Former Governor Jon Huntsman (R–UT) was at The Heritage Foundation this week answering policy questions. In his talk, he emphasized budget discipline, tax reform, and education. He also made a powerful argument for free trade, stressing that we have vastly underused our international options in helping address economic challenges.
There are many such options. One of them is to promote free trade with our friendliest and most important partners. The U.S. currently has three contrasting approaches to trade. The first is protectionism, which advocates government interference to take choices away from individuals. At the other end are pure free traders, who think we should ignore what our trade partners do and, for the good of consumers and economic efficiency, keep our markets open no matter what.
The third group is those who believe in free trade but only with good partners. The Trans-Pacific Partnership is an example of a small trade group that is looking to create a high-quality agreement with (mostly) like-minded countries.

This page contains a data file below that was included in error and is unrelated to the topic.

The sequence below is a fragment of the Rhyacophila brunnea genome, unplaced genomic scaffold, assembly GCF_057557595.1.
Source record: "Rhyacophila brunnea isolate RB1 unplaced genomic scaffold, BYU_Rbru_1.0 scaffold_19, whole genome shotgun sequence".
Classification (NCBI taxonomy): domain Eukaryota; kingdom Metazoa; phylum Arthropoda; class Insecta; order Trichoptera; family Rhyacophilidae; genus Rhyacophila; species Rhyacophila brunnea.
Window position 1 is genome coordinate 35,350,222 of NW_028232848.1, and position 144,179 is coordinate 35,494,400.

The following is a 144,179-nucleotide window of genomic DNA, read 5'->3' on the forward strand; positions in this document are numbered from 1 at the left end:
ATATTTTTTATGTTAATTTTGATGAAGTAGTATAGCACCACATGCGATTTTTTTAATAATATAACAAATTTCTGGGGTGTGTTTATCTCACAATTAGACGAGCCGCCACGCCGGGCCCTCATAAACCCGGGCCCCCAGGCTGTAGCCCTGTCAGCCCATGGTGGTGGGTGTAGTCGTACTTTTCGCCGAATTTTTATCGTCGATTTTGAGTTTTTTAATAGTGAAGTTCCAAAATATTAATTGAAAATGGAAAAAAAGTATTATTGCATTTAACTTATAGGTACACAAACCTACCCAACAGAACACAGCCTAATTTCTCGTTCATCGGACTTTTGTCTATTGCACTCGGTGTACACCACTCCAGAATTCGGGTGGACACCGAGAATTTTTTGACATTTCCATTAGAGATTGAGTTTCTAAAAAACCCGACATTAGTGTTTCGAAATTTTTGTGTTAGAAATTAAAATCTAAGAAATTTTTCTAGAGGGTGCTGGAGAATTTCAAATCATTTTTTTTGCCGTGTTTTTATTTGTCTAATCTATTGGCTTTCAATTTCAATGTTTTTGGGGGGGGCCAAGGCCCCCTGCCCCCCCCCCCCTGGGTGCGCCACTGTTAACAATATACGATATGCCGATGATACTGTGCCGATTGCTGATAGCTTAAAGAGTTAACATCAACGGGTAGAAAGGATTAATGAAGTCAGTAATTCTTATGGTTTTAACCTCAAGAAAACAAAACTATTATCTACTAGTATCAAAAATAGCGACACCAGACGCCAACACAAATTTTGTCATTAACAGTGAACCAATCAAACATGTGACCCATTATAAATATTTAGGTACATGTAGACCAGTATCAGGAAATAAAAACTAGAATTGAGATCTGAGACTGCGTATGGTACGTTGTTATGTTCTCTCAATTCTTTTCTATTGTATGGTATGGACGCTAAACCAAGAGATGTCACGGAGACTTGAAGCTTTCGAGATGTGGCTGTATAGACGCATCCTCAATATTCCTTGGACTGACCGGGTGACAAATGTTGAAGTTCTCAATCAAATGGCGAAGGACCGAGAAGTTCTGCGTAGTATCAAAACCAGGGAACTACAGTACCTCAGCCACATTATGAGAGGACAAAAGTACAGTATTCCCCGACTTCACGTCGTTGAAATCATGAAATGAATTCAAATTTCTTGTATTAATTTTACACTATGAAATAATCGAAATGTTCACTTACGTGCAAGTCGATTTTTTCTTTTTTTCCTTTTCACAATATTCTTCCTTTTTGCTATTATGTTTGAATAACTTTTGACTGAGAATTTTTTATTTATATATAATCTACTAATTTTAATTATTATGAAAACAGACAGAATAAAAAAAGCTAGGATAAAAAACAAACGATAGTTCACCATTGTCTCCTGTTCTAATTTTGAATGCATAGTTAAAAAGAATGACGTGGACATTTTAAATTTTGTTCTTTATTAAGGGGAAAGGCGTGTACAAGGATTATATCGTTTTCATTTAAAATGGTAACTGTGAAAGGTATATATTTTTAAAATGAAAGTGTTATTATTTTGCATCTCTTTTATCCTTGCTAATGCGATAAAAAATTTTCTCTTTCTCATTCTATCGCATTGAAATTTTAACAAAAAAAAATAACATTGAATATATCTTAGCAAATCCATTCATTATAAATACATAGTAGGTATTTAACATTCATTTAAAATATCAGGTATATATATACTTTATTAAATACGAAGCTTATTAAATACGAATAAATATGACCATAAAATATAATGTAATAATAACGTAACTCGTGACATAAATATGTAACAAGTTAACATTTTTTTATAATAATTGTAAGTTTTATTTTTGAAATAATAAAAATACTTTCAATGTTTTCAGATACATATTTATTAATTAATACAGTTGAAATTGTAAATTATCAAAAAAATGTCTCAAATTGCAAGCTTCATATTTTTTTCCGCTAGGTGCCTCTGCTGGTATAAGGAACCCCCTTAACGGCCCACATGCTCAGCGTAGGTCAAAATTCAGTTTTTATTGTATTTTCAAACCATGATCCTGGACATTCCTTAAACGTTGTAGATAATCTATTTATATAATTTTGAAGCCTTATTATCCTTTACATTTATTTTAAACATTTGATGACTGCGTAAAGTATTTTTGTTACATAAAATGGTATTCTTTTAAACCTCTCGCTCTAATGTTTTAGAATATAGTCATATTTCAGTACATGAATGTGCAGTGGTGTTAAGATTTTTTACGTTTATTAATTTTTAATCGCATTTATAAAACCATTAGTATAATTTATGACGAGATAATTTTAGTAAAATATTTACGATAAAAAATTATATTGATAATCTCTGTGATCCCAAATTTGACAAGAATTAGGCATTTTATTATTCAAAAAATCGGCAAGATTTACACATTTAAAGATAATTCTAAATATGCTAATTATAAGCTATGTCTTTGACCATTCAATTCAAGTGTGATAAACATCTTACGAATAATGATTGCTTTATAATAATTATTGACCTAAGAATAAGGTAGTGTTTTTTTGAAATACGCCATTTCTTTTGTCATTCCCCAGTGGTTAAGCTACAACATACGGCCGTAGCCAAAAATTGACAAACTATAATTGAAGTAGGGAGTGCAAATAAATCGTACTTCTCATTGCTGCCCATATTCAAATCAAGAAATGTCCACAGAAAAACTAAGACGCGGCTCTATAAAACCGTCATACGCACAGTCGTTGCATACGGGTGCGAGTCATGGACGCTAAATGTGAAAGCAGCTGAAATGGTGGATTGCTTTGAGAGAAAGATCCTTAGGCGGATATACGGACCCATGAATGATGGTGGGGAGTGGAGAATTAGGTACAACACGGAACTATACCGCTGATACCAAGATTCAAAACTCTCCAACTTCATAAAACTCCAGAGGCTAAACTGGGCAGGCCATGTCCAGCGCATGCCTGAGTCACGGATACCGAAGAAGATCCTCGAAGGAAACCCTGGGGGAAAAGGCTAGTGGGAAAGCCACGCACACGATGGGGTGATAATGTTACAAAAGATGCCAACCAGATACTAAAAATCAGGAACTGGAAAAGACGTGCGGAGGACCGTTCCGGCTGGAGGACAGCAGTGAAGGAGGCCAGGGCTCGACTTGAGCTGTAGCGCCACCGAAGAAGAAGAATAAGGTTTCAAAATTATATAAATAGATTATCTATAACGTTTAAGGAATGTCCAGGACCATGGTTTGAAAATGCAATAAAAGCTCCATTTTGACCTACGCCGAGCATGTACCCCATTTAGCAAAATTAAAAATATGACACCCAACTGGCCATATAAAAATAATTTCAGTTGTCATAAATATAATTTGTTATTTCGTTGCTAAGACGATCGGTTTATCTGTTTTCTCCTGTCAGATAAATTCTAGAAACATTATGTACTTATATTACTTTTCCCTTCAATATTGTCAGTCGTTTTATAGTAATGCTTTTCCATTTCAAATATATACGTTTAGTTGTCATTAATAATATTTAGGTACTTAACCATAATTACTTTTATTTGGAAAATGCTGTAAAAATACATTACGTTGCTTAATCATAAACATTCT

Taiwan is one such like-minded country, a long-time ally and a democracy. Remarkably, with a population of just 23 million, Taiwan is also our ninth-largest trade partner, ahead of India and Saudi Arabia and competitive with Brazil and France.
The protectionist group is a lost cause with their view of the world that should, by logic, endorse 2009 as a great year economically because the U.S. trade deficit dropped sharply. But the second and, crucially, the third group should agree that a high-quality trade pact with Taiwan is an idea whose time has come.
Whether you support free trade generally or only with our best partners, Taiwan qualifies in both cases. As President Obama eventually acknowledged, trade creates jobs and boosts prosperity.
Many political insiders see a free trade agreement with Taiwan as unrealistic. That’s unfortunate. But as more people come to share the Heritage view, a free trade agreement will move closer to reality.